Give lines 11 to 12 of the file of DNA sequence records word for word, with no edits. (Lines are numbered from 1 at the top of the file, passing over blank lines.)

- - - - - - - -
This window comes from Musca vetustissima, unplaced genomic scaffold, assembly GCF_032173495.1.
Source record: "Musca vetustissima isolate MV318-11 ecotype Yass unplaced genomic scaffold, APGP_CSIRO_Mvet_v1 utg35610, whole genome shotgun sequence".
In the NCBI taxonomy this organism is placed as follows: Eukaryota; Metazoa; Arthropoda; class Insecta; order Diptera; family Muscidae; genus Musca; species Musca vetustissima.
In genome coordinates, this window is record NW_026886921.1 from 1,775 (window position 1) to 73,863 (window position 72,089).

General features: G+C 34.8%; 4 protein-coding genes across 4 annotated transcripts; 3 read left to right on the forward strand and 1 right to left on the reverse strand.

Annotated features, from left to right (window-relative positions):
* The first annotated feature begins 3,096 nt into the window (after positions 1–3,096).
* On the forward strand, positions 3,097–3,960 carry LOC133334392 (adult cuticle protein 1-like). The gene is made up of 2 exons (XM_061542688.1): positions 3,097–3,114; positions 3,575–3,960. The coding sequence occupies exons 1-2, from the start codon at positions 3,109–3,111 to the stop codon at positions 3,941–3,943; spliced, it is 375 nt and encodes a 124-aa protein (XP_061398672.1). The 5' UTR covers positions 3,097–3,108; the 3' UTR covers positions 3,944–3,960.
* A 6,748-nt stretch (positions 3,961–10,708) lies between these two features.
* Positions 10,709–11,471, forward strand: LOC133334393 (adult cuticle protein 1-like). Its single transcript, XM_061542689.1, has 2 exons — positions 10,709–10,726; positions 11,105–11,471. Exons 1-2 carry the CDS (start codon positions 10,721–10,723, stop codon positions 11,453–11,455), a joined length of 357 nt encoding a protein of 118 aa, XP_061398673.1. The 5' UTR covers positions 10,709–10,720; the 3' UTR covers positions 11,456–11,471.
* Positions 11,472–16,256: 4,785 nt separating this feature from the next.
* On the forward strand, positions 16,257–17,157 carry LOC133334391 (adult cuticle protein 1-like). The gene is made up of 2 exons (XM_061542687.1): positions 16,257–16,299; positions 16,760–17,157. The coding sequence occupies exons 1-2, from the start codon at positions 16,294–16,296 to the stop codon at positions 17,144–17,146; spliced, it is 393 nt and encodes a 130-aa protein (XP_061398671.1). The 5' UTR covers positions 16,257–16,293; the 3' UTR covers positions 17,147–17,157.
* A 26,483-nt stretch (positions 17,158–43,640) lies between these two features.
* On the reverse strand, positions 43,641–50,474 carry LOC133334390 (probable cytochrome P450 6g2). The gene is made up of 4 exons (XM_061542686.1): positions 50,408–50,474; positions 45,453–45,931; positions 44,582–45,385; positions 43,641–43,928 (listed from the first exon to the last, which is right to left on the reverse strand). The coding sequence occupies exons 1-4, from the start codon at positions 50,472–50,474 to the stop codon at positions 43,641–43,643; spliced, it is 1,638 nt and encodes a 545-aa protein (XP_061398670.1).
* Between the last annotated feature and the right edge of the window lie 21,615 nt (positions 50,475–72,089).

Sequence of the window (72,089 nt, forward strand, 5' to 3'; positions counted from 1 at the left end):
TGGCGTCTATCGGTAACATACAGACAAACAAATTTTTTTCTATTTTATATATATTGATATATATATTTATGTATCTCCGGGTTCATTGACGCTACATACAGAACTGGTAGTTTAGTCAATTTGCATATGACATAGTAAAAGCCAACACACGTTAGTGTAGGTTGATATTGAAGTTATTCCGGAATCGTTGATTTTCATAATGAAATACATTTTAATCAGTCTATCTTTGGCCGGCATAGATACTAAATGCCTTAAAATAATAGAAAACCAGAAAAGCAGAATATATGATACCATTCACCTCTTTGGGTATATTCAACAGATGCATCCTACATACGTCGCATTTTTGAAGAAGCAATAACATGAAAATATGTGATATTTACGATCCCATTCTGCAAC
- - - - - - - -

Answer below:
* Positions 11,472–16,256: 4,785 nt separating this feature from the next.
* On the forward strand, positions 16,257–17,157 carry LOC133334391 (adult cuticle protein 1-like). The gene is made up of 2 exons (XM_061542687.1): positions 16,257–16,299; positions 16,760–17,157. The coding sequence occupies exons 1-2, from the start codon at positions 16,294–16,296 to the stop codon at positions 17,144–17,146; spliced, it is 393 nt and encodes a 130-aa protein (XP_061398671.1). The 5' UTR covers positions 16,257–16,293; the 3' UTR covers positions 17,147–17,157.